A Bahraini appellate court has upheld an imprisonment verdict against prominent Shia cleric Seyyed Kamel al-Hashimi.
Hashimi was sentenced by the Manama regime to a total of three years in jail - two years for insulting the Bahraini king in public, and one year for inciting anti-regime sentiments among the Shia people - during a Friday prayer speech in Bani Jamrah area.
Another Shia cleric, Sheikh Ali Salman, the secretary general of Bahrain’s main opposition bloc al-Wefaq National Islamic Society, was arrested on December 28, 2014 after Manama accused him of seeking regime change and collaborating with foreign powers.
On June 16, 2014, a Bahraini court sentenced Salman to four years in prison on charges such as insulting the Bahraini Interior Ministry and inciting others to break the law. He was acquitted of seeking regime change.
Two weeks ago, a regime court gave a one-year prison sentence to Ibrahim Sharif, the secretary general of the National Democratic Action Society (Wa’ad), for “inciting hatred against the political regime.”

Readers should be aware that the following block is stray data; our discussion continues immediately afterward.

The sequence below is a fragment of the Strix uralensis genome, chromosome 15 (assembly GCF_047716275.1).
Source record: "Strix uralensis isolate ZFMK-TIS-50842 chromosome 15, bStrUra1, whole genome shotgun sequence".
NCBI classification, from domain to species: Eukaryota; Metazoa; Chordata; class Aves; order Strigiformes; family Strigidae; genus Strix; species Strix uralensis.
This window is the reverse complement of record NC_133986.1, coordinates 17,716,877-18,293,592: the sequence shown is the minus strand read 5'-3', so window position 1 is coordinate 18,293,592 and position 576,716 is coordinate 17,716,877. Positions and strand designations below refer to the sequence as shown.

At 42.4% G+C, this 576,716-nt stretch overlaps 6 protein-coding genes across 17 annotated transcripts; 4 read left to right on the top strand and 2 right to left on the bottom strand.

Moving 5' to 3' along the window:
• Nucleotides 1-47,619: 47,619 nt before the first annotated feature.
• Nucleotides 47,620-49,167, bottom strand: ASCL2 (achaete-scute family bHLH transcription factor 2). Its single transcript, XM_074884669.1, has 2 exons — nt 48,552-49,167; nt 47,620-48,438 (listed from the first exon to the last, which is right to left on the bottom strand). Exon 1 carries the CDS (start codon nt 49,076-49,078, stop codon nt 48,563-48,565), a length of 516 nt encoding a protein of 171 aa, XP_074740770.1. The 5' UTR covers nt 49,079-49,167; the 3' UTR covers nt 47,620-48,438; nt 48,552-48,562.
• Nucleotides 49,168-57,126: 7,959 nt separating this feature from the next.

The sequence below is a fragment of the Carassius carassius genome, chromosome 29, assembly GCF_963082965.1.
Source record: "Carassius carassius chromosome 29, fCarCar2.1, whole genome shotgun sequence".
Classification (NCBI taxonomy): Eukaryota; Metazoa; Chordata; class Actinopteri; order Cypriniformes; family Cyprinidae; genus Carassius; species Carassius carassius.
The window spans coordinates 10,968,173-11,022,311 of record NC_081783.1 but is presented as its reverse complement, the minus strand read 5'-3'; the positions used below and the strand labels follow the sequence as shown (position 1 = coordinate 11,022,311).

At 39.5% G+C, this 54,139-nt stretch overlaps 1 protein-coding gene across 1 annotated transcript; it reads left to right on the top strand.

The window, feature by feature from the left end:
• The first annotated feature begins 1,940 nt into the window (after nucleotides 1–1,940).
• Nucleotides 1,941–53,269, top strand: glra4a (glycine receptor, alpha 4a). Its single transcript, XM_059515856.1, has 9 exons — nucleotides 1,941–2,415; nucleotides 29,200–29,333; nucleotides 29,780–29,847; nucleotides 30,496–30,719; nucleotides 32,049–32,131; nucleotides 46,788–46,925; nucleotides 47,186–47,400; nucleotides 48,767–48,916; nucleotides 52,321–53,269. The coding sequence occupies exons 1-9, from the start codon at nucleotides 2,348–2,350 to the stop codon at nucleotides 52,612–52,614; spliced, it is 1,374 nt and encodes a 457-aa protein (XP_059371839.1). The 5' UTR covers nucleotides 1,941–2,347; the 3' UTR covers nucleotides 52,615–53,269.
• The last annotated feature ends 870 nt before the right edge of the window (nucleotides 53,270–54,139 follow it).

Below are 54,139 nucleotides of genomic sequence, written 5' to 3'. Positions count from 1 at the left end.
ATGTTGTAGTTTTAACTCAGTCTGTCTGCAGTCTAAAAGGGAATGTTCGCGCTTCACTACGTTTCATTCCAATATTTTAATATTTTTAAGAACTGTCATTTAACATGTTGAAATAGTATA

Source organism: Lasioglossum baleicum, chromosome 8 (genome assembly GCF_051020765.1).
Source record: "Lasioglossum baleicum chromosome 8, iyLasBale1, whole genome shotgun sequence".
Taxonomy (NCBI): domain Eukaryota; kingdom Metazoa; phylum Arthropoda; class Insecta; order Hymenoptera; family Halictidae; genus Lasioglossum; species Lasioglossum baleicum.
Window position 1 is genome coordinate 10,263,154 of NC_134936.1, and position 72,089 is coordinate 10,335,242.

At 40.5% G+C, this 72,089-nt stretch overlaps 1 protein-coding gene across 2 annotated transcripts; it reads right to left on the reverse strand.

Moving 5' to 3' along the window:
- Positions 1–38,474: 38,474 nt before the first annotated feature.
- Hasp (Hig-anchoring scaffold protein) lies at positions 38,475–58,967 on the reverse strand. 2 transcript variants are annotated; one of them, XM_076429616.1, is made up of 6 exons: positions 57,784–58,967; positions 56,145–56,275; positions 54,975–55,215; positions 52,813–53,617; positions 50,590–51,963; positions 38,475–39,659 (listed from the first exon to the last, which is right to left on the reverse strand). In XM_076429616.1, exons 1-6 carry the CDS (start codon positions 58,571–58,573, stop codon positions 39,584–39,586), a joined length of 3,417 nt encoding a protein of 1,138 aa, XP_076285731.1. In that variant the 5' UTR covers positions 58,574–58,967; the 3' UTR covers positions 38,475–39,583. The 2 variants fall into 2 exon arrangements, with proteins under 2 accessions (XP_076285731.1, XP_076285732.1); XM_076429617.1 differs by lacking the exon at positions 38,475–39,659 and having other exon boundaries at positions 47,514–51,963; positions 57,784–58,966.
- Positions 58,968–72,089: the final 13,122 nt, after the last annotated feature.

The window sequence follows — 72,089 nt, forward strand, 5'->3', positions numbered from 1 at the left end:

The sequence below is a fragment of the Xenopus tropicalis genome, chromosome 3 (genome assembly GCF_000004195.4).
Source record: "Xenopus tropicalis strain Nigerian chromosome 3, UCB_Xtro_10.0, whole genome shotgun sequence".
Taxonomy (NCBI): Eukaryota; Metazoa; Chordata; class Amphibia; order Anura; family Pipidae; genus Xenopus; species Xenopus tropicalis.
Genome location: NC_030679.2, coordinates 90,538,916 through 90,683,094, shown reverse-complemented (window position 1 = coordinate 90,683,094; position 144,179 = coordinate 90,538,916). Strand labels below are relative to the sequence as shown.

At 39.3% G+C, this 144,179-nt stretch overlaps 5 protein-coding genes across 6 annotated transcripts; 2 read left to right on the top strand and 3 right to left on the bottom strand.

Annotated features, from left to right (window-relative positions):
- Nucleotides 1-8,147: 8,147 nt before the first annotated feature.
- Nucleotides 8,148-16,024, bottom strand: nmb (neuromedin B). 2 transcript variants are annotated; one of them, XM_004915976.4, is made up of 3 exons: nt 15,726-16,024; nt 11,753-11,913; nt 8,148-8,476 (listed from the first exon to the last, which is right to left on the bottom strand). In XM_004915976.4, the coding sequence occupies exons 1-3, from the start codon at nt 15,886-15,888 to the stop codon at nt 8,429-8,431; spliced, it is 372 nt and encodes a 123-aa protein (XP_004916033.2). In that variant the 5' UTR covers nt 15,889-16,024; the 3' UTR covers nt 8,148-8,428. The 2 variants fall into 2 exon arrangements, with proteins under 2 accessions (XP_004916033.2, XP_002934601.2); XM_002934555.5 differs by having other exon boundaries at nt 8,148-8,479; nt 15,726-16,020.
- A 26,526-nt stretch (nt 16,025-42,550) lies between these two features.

Sharif was first found guilty of the charges in 2011 over his involvement in the popular uprising that began to engulf the country earlier that year. He then started to serve a five-year sentence, but was released from prison on June 19, 2015 due to “royal amnesty.”
He was rearrested last year after criticizing the Bahraini regime during a memorial ceremony for a victim of the unrest and faced the charges again.
Scores of people have been killed and hundreds of others injured or handed hefty jail terms in the ongoing heavy-handed crackdown on dissent.
Amnesty International and other rights groups have repeatedly censured the Bahraini regime over its harsh crackdown on dissent.
Since early 2011, protesters have held almost daily protest across Bahrain, calling for the Al Khalifa family, a close US ally, to relinquish power.
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